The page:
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Re: Pentium bug workaround in NetBSD (was Re: Intel Pentium Bug:Charles M. Hannum (mycroftMIT.EDU)
Fri, 14 Nov 1997 23:15:44 -0500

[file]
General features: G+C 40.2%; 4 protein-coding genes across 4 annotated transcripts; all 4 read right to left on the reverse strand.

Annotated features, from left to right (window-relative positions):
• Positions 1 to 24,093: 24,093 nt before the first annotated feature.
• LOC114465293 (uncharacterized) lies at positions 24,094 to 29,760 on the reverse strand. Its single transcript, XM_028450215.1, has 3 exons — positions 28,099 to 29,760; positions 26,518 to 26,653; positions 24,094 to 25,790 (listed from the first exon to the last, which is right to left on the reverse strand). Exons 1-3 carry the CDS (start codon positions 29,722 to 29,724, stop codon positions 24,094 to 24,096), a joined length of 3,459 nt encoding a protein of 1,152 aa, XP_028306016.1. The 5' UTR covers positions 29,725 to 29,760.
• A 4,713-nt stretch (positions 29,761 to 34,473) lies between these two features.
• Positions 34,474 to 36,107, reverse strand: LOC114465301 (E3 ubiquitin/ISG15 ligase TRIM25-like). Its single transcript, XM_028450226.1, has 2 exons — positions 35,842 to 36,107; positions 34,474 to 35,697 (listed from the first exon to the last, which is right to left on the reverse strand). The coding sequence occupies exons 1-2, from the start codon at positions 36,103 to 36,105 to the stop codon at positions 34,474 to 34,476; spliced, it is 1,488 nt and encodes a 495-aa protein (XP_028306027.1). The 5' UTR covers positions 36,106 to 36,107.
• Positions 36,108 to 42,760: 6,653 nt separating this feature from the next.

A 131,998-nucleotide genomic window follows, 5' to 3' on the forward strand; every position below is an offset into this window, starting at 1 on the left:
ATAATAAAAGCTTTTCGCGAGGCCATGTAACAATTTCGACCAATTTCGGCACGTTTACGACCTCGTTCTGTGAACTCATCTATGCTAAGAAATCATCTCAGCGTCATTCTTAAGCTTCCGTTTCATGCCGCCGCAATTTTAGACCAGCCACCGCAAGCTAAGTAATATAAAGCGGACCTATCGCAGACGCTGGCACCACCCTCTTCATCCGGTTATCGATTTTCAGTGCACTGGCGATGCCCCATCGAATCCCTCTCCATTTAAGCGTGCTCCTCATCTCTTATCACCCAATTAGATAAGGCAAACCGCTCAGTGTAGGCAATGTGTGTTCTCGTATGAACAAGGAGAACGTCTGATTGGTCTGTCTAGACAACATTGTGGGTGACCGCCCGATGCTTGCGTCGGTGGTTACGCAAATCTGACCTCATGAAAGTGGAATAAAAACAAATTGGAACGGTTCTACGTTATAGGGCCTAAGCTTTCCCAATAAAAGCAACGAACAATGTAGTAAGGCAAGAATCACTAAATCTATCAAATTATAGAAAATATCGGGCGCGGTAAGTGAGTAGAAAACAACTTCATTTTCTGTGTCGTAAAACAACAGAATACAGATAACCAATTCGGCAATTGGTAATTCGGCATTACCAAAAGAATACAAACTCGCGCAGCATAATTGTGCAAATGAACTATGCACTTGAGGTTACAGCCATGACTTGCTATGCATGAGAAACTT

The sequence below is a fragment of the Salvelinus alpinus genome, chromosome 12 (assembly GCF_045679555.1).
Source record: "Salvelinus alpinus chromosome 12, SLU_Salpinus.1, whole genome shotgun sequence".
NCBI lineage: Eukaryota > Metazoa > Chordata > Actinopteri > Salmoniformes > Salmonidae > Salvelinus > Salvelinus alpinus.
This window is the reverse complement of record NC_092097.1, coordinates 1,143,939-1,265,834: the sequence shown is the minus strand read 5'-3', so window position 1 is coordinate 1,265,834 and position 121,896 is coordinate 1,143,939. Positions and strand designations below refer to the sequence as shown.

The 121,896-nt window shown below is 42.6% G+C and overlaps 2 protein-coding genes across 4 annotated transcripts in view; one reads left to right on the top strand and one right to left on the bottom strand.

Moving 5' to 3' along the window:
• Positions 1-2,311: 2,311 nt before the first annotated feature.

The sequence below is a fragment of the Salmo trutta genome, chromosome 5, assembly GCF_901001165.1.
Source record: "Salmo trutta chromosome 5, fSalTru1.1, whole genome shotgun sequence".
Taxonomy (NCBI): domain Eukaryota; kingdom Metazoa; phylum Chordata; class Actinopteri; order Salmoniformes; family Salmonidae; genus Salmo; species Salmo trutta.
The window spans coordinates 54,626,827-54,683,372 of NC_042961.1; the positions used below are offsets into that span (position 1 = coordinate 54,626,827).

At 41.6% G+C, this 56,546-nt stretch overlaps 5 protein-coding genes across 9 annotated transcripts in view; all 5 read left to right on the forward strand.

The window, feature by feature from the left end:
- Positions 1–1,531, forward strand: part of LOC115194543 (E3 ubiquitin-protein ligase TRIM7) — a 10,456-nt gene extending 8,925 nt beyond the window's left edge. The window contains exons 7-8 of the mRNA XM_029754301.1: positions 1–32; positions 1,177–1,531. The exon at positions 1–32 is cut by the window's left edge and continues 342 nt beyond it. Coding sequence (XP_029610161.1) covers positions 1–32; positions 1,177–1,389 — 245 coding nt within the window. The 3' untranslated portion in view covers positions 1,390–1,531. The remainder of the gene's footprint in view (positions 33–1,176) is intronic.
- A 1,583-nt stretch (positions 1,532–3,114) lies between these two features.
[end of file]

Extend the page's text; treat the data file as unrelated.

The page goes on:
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One last addendum, and then I'm going to bang my head against a wall or something. mycroftMIT.EDU (Charles M. Hannum) writes: > > Using the RF flag, though, we could also fix the BSDI hack to not have > the original caveats. If RF is set, we know that a particular > instruction caused the fault, and we can always decode it to decide > what to do: Actually, that isn't quite true. RF is always set when we get the page fault. It turns out there's no way to distinguish a real trace trap from an INT 1 or ICEBP/INT01, and that full decoding of the BOUND instruction is not necessary because the saved PC points to the BOUND instruction itself. Incorporating only these two changes, the processing rules I suggested would be more correctly stated as: * If the page fault was outside the IDT, or was due to user mode access to the IDT (i.e. the U bit is set in the error code), process it as a normal page fault. * If the page fault was for vector 1, turn off the RF flag, and enter the trace trap handler. * If the page fault occured at an INT instruction: * If we're in VM86 mode, enter the protection fault handler. (This should never happen, since we should have gotten a protection fault from the hardware.) * If the page fault was for vectors 3, 4 or 5, or came from kernel space, advance the PC (always 2 bytes + prefixes) past the instruction, turn off the RF flag, and enter the handler for that exception. * If the page fault was for vectors 0, 2 or 6, and came from user space, enter the protection fault handler. * If the page fault occured at a different instruction: * If the page fault was for vectors 3 or 4, advance the PC (always 1 byte + prefixes) past the instruction, turn off the RF flag, and enter the handler for that exception. * If the page fault was for vectors 0, 2, 5 or 6, enter the handler for that exception. This leaves two semantic differences when the workaround is active, neither of which is serious: * INT 1 and ICEBP/INT01 will cause a trace fault (*not* a trace trap) rather than a protection fault. * In a SMP system, it's possible that the instruction could be modified while it's being inspected by the page fault handler. In this event, the code may do the wrong fixup, causing the wrong type of exception to be delivered. Note that the code that scans the instruction prefixes and looks for the first byte of the instruction needs to be careful to check for the end of the segment and limit how far it searches; otherwise it might be possible for another processor in a SMP system to modify the instruction sequence in such a way that the processor that took the original page fault gets stuck in a loop or runs off the end of a segment.